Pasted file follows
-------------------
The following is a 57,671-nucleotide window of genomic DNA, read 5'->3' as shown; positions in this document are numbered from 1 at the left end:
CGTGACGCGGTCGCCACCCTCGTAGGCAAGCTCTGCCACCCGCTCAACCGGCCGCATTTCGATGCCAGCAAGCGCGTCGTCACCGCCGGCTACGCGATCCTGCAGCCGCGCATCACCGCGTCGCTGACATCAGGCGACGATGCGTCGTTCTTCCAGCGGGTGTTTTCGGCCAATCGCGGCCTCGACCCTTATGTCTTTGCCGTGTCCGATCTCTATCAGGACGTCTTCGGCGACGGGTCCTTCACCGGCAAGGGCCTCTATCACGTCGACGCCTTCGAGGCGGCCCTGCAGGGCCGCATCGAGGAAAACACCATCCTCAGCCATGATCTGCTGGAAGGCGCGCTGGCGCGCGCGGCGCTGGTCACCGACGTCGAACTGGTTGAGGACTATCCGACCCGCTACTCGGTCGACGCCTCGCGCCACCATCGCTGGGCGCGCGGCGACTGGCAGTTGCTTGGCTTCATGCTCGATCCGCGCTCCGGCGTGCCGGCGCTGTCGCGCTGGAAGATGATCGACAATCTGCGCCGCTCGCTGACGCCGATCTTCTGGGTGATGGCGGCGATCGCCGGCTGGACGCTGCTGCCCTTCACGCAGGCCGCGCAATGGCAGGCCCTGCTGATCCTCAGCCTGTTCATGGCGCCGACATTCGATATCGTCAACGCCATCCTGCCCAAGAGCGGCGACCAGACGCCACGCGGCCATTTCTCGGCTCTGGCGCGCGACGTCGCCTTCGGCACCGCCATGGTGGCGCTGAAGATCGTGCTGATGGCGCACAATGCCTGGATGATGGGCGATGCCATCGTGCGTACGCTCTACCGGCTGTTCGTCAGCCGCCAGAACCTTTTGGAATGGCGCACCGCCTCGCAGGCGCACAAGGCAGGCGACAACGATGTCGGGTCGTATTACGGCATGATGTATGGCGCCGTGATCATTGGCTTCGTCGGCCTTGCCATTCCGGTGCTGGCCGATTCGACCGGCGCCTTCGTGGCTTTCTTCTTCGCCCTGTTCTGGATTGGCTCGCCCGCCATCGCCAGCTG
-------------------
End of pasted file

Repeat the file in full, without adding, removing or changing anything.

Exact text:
The following is a 57,671-nucleotide window of genomic DNA, read 5'->3' as shown; positions in this document are numbered from 1 at the left end:
CGTGACGCGGTCGCCACCCTCGTAGGCAAGCTCTGCCACCCGCTCAACCGGCCGCATTTCGATGCCAGCAAGCGCGTCGTCACCGCCGGCTACGCGATCCTGCAGCCGCGCATCACCGCGTCGCTGACATCAGGCGACGATGCGTCGTTCTTCCAGCGGGTGTTTTCGGCCAATCGCGGCCTCGACCCTTATGTCTTTGCCGTGTCCGATCTCTATCAGGACGTCTTCGGCGACGGGTCCTTCACCGGCAAGGGCCTCTATCACGTCGACGCCTTCGAGGCGGCCCTGCAGGGCCGCATCGAGGAAAACACCATCCTCAGCCATGATCTGCTGGAAGGCGCGCTGGCGCGCGCGGCGCTGGTCACCGACGTCGAACTGGTTGAGGACTATCCGACCCGCTACTCGGTCGACGCCTCGCGCCACCATCGCTGGGCGCGCGGCGACTGGCAGTTGCTTGGCTTCATGCTCGATCCGCGCTCCGGCGTGCCGGCGCTGTCGCGCTGGAAGATGATCGACAATCTGCGCCGCTCGCTGACGCCGATCTTCTGGGTGATGGCGGCGATCGCCGGCTGGACGCTGCTGCCCTTCACGCAGGCCGCGCAATGGCAGGCCCTGCTGATCCTCAGCCTGTTCATGGCGCCGACATTCGATATCGTCAACGCCATCCTGCCCAAGAGCGGCGACCAGACGCCACGCGGCCATTTCTCGGCTCTGGCGCGCGACGTCGCCTTCGGCACCGCCATGGTGGCGCTGAAGATCGTGCTGATGGCGCACAATGCCTGGATGATGGGCGATGCCATCGTGCGTACGCTCTACCGGCTGTTCGTCAGCCGCCAGAACCTTTTGGAATGGCGCACCGCCTCGCAGGCGCACAAGGCAGGCGACAACGATGTCGGGTCGTATTACGGCATGATGTATGGCGCCGTGATCATTGGCTTCGTCGGCCTTGCCATTCCGGTGCTGGCCGATTCGACCGGCGCCTTCGTGGCTTTCTTCTTCGCCCTGTTCTGGATTGGCTCGCCCGCCATCGCCAGCTG